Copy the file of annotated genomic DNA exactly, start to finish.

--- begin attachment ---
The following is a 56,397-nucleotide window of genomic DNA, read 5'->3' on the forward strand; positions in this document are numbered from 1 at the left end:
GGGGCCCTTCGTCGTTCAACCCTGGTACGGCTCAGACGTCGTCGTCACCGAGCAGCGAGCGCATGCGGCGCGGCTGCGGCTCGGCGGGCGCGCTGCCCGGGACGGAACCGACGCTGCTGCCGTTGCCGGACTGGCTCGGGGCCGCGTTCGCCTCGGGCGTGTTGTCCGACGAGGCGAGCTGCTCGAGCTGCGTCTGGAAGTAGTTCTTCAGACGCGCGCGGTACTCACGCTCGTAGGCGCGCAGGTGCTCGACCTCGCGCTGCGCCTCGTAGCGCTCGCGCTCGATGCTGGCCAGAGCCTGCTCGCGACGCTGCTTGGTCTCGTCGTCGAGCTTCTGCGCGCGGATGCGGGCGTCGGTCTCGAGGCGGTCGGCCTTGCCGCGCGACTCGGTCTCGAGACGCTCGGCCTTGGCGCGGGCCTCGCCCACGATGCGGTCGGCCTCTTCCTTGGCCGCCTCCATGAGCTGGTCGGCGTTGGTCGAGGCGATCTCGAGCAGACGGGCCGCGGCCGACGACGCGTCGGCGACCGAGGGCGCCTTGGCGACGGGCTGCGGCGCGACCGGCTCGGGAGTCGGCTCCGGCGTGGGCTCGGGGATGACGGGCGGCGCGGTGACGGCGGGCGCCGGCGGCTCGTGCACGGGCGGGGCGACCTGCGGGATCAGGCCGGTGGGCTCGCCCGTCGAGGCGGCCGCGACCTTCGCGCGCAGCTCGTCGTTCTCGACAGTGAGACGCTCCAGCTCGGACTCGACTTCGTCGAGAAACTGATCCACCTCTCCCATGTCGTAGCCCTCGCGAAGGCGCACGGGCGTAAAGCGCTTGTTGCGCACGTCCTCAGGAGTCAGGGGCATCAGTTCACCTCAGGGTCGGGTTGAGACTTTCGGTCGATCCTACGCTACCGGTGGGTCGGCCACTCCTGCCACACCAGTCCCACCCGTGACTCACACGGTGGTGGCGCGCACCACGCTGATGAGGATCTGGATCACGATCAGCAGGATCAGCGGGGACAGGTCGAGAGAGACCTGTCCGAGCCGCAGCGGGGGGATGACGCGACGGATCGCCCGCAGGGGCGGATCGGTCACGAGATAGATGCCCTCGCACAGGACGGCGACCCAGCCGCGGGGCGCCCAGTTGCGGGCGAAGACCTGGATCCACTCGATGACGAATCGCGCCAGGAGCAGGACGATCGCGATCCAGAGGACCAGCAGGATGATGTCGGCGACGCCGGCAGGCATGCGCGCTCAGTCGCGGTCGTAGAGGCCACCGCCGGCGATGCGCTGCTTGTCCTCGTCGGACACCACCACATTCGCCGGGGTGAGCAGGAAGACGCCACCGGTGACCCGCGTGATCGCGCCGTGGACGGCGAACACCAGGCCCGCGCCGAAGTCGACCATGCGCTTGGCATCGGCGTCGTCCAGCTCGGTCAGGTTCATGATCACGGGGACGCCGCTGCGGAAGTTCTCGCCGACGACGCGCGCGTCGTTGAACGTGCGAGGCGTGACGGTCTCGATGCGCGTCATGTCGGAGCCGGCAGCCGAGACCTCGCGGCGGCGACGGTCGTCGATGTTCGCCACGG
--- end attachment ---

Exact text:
The following is a 56,397-nucleotide window of genomic DNA, read 5'->3' on the forward strand; positions in this document are numbered from 1 at the left end:
GGGGCCCTTCGTCGTTCAACCCTGGTACGGCTCAGACGTCGTCGTCACCGAGCAGCGAGCGCATGCGGCGCGGCTGCGGCTCGGCGGGCGCGCTGCCCGGGACGGAACCGACGCTGCTGCCGTTGCCGGACTGGCTCGGGGCCGCGTTCGCCTCGGGCGTGTTGTCCGACGAGGCGAGCTGCTCGAGCTGCGTCTGGAAGTAGTTCTTCAGACGCGCGCGGTACTCACGCTCGTAGGCGCGCAGGTGCTCGACCTCGCGCTGCGCCTCGTAGCGCTCGCGCTCGATGCTGGCCAGAGCCTGCTCGCGACGCTGCTTGGTCTCGTCGTCGAGCTTCTGCGCGCGGATGCGGGCGTCGGTCTCGAGGCGGTCGGCCTTGCCGCGCGACTCGGTCTCGAGACGCTCGGCCTTGGCGCGGGCCTCGCCCACGATGCGGTCGGCCTCTTCCTTGGCCGCCTCCATGAGCTGGTCGGCGTTGGTCGAGGCGATCTCGAGCAGACGGGCCGCGGCCGACGACGCGTCGGCGACCGAGGGCGCCTTGGCGACGGGCTGCGGCGCGACCGGCTCGGGAGTCGGCTCCGGCGTGGGCTCGGGGATGACGGGCGGCGCGGTGACGGCGGGCGCCGGCGGCTCGTGCACGGGCGGGGCGACCTGCGGGATCAGGCCGGTGGGCTCGCCCGTCGAGGCGGCCGCGACCTTCGCGCGCAGCTCGTCGTTCTCGACAGTGAGACGCTCCAGCTCGGACTCGACTTCGTCGAGAAACTGATCCACCTCTCCCATGTCGTAGCCCTCGCGAAGGCGCACGGGCGTAAAGCGCTTGTTGCGCACGTCCTCAGGAGTCAGGGGCATCAGTTCACCTCAGGGTCGGGTTGAGACTTTCGGTCGATCCTACGCTACCGGTGGGTCGGCCACTCCTGCCACACCAGTCCCACCCGTGACTCACACGGTGGTGGCGCGCACCACGCTGATGAGGATCTGGATCACGATCAGCAGGATCAGCGGGGACAGGTCGAGAGAGACCTGTCCGAGCCGCAGCGGGGGGATGACGCGACGGATCGCCCGCAGGGGCGGATCGGTCACGAGATAGATGCCCTCGCACAGGACGGCGACCCAGCCGCGGGGCGCCCAGTTGCGGGCGAAGACCTGGATCCACTCGATGACGAATCGCGCCAGGAGCAGGACGATCGCGATCCAGAGGACCAGCAGGATGATGTCGGCGACGCCGGCAGGCATGCGCGCTCAGTCGCGGTCGTAGAGGCCACCGCCGGCGATGCGCTGCTTGTCCTCGTCGGACACCACCACATTCGCCGGGGTGAGCAGGAAGACGCCACCGGTGACCCGCGTGATCGCGCCGTGGACGGCGAACACCAGGCCCGCGCCGAAGTCGACCATGCGCTTGGCATCGGCGTCGTCCAGCTCGGTCAGGTTCATGATCACGGGGACGCCGCTGCGGAAGTTCTCGCCGACGACGCGCGCGTCGTTGAACGTGCGAGGCGTGACGGTCTCGATGCGCGTCATGTCGGAGCCGGCAGCCGAGACCTCGCGGCGGCGACGGTCGTCGATGTTCGCCACGG